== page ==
Everyone needs to dream, but at what point does it become a total nightmare, asks Susan Erasmus?
I think the sight of three Idols judges collapsing in hysterics while you belt out something they assume you wrote yourself (you didn't: it's by Mariah Carey, but they just didn't recognise it) would be a good start to a nightmare that could be revisited for years.
The blind determination of some of the Idols contestants has to be admired on a certain grim level, but there seems to be a very strong element of delusion involved.
It's nothing new. And it's certainly not just a local phenomenon – anyone ever watch the auditions for Poland's Idols? But we do seem to have a more intense form of entitlement and delusion locally. Maybe people here have just had fewer opportunities.
There seem to be two main assumptions behind the phenomenon of entitlement:
I must have it, because it’s always been my dream
You have to accept what I do, because I am just being myself
Er, no. Just because I have always wanted something, doesn't mean someone must make it happen. I'd love to be rich. I have always dreamed of having my own island. I'd like to win a Nobel Peace Prize.
Sorry, not today.
And on the topic of just being yourself: the Yorkshire Ripper was just being himself. So were Idi Amin and Al Capone. There's a point where just being yourself and doing what you want to do sort of clashes with what other people want. So what now?
A head-on collision
For many years I was involved in selecting students from many applicants for a bridging course for tertiary education. I do have a certain sympathy for the Idols judges. And for the students.
However, there is a point where you meet the 16th person of the day who clocked up a G for Science and an H for Maths (on the Standard Grade), who confidently states that their aim is to be a doctor, that it's difficult not to become exasperated. And to show it.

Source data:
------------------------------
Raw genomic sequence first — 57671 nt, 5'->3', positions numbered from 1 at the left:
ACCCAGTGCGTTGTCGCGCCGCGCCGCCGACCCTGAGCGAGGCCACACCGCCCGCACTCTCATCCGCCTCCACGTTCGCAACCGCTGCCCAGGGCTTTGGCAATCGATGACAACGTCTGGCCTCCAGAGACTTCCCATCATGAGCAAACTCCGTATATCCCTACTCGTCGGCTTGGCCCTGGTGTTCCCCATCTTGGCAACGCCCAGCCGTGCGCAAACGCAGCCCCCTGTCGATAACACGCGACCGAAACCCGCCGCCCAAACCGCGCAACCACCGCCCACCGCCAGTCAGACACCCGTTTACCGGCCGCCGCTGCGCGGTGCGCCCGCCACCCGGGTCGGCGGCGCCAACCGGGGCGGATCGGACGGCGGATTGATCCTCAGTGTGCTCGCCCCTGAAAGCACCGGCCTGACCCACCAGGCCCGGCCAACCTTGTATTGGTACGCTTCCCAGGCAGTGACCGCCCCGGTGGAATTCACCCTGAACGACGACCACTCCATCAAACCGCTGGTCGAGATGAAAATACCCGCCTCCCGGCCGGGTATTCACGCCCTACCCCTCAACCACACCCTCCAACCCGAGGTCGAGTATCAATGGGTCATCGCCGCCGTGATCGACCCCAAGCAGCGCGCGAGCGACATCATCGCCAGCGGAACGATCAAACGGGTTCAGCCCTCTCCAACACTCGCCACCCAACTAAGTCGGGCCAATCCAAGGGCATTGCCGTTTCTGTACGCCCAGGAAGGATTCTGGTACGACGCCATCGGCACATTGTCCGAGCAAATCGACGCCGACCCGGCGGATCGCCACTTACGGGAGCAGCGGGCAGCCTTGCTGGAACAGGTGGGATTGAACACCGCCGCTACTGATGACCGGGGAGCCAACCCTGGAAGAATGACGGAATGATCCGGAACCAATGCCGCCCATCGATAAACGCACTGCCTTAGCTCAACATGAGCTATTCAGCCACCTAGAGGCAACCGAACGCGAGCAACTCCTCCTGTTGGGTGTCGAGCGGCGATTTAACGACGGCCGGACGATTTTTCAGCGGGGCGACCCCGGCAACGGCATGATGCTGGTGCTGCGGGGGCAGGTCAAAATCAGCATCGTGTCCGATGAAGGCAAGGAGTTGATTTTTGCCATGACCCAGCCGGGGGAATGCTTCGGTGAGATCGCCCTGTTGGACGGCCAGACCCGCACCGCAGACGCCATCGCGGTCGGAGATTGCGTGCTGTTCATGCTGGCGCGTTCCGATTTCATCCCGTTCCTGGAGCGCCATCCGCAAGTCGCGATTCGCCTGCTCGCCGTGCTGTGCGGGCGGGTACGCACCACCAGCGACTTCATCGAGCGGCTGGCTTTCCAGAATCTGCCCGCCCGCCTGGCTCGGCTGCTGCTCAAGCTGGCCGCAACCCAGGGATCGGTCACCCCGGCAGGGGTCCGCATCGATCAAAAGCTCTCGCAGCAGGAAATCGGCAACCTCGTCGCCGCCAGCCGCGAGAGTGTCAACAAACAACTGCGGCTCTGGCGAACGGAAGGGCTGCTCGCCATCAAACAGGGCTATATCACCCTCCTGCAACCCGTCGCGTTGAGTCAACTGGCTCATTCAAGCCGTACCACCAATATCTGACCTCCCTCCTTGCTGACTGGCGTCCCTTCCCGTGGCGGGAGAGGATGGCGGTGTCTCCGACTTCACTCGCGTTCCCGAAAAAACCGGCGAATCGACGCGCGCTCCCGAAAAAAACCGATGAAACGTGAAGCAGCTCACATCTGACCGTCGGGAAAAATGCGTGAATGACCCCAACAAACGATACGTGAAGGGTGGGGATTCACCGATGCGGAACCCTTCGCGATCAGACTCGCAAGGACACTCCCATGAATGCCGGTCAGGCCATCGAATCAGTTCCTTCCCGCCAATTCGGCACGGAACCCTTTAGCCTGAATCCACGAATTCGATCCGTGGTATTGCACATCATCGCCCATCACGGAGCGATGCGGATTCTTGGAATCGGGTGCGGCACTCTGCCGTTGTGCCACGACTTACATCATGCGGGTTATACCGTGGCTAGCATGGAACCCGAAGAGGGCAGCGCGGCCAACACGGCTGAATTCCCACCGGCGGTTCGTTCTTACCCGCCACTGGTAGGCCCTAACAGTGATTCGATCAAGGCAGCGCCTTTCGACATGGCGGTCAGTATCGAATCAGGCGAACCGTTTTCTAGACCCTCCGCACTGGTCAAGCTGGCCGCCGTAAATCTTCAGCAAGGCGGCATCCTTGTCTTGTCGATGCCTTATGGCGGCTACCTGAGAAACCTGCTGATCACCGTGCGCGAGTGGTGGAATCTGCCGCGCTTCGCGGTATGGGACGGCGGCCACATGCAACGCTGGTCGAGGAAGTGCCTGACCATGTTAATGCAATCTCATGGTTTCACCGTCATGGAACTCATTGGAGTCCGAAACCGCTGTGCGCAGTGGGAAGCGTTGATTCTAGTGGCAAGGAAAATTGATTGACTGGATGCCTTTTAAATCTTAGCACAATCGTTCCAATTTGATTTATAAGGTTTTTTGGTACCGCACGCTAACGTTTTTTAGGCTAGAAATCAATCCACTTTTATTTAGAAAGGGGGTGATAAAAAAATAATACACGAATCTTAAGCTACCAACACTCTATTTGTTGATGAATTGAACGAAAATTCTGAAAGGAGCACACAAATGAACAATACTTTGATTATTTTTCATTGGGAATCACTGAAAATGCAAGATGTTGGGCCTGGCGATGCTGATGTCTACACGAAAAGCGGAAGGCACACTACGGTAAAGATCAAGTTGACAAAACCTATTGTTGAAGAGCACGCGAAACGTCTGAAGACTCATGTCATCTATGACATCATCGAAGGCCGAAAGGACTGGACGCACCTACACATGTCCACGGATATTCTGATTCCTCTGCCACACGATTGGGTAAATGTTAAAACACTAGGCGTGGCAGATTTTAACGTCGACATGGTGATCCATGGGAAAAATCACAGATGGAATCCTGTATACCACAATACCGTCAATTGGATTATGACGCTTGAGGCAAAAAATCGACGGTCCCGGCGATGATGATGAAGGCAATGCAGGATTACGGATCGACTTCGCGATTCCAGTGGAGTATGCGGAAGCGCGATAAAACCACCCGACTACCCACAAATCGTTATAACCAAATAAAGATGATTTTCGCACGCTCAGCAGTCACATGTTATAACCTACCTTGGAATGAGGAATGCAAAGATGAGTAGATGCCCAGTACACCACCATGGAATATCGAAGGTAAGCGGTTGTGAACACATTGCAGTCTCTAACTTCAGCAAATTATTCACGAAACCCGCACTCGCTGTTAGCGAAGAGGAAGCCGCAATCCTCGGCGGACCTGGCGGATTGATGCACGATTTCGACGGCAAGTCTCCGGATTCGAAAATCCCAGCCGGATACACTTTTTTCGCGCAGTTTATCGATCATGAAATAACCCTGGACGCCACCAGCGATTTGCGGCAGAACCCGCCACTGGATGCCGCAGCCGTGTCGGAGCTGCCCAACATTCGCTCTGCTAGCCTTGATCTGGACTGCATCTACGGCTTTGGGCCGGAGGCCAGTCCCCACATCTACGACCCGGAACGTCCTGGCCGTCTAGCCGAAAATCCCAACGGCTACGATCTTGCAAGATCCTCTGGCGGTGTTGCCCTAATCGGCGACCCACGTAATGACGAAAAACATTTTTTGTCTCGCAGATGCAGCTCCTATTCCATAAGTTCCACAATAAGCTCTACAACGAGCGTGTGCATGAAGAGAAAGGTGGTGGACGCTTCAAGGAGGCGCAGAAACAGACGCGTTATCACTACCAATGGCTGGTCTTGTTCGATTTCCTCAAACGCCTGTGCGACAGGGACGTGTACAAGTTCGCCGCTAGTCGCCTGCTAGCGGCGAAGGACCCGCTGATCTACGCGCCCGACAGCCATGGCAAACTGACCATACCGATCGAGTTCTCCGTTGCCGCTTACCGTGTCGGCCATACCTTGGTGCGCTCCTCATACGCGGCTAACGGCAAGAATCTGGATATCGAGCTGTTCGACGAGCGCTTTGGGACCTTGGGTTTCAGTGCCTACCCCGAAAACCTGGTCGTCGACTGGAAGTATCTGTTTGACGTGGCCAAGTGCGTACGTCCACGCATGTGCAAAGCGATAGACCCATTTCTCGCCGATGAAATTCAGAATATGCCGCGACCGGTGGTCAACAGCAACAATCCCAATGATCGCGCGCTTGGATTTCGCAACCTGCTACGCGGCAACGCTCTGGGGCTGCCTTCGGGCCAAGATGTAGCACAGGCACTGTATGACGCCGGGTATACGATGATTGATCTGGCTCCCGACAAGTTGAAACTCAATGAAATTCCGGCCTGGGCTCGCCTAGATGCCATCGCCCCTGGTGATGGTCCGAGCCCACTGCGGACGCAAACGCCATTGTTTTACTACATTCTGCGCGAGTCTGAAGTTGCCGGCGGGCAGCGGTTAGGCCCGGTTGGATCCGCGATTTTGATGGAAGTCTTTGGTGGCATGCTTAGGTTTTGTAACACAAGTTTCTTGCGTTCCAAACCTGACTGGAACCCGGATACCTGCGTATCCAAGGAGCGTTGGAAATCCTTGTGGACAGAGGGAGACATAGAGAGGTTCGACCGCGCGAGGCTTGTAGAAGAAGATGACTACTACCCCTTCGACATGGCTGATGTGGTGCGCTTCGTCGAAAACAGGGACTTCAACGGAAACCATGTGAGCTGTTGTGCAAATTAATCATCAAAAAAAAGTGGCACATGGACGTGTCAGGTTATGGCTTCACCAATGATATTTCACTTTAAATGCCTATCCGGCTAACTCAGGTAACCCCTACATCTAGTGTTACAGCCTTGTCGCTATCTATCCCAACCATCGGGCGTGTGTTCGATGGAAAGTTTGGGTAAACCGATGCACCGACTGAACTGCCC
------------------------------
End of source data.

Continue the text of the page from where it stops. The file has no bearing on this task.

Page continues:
Especially if the very act of making the statement is followed by a certain air of self-satisfaction, as if it was now merely a matter of administrative formality before it would happen.
And this is the sad thing: there's a point where the heady dreams of youth have a head-on collision with reality. It's not pleasant when you're the person who has to be instrumental in making that happen. (But you still don't need to be nasty. Randall, are you listening?)
The tone-deaf entrants to Idols have chosen to have this head-on collision on national TV in full view of thousands of unsympathetic viewers. Of course it makes for brilliant TV.
I blame their parents and friends. There's a point where these people should support and encourage you, and there's a point where they should take you aside and gently tell you the truth: we love you too much to let you make a laughing stock of yourself. You can't sing, and no amount of training is going to change that. But you're good at maths, or hockey, or acting. Stick to what you can do. We still love you.
And for the few brave but misguided souls who nevertheless push on in the face of defeat, the moment of truth is a harsh one. It's the point at which one can choose to grow up, or to pursue a life of insanity and self-delusion.
Before I rain on everyone's parade, rest assured that true brilliance will find a way to the top eventually. It doesn't need an Idols stage.
Delusions, hopes and dreams are probably what youth is about. Reality is what growing up is about. And maturity is knowing when you can actually make something happen by throwing everything at it – and knowing when to give it up.
(Susan Erasmus, Health24.com, updated, June 2012)